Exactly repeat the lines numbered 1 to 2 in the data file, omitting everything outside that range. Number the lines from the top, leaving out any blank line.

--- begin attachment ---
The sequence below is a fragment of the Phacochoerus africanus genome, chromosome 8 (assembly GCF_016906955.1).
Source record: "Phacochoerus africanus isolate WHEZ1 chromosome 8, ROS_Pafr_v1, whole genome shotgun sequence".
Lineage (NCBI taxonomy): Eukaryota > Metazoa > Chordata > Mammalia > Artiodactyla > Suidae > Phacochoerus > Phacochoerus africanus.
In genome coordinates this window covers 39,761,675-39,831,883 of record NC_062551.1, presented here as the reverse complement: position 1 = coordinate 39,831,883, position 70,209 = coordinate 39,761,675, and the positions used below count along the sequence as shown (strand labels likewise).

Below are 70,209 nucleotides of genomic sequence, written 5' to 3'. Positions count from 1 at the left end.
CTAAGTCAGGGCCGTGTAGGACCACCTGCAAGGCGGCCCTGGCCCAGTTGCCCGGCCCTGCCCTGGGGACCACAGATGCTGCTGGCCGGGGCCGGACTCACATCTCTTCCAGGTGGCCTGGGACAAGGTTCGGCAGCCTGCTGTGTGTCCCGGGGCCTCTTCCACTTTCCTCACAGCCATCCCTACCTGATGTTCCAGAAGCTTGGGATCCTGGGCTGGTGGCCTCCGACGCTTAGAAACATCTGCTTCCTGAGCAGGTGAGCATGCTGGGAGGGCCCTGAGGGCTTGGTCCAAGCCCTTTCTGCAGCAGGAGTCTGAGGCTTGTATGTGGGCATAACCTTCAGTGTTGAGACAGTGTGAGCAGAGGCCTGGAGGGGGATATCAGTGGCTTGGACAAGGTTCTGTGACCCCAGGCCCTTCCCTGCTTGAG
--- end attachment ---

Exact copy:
The sequence below is a fragment of the Phacochoerus africanus genome, chromosome 8 (assembly GCF_016906955.1).
Source record: "Phacochoerus africanus isolate WHEZ1 chromosome 8, ROS_Pafr_v1, whole genome shotgun sequence".